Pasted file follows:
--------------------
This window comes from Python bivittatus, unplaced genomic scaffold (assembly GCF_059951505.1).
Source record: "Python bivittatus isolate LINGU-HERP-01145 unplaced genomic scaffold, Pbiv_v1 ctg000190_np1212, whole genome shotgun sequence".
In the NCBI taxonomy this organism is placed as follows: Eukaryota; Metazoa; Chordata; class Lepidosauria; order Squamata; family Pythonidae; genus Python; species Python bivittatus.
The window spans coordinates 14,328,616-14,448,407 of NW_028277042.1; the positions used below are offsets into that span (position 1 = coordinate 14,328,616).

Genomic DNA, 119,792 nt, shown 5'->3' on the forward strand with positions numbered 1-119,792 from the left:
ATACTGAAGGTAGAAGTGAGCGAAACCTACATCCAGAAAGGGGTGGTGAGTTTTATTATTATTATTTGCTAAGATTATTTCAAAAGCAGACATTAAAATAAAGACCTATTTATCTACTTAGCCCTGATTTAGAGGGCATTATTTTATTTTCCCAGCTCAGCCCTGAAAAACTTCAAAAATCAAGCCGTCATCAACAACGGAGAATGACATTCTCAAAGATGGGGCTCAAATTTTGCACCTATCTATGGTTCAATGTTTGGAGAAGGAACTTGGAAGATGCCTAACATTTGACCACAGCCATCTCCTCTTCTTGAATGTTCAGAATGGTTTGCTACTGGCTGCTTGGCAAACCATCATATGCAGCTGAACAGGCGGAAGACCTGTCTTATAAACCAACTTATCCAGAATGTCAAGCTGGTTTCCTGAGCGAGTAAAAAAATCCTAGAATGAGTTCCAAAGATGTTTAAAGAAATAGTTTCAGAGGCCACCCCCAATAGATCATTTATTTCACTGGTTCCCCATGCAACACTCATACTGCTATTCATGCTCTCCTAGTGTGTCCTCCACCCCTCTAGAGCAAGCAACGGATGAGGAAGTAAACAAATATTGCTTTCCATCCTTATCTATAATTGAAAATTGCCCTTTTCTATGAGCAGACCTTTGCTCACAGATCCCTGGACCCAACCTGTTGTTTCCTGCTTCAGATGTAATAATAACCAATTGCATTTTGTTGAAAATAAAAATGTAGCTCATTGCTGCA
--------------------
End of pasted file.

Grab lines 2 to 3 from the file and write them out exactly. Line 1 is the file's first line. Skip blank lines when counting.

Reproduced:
Source record: "Python bivittatus isolate LINGU-HERP-01145 unplaced genomic scaffold, Pbiv_v1 ctg000190_np1212, whole genome shotgun sequence".
In the NCBI taxonomy this organism is placed as follows: Eukaryota; Metazoa; Chordata; class Lepidosauria; order Squamata; family Pythonidae; genus Python; species Python bivittatus.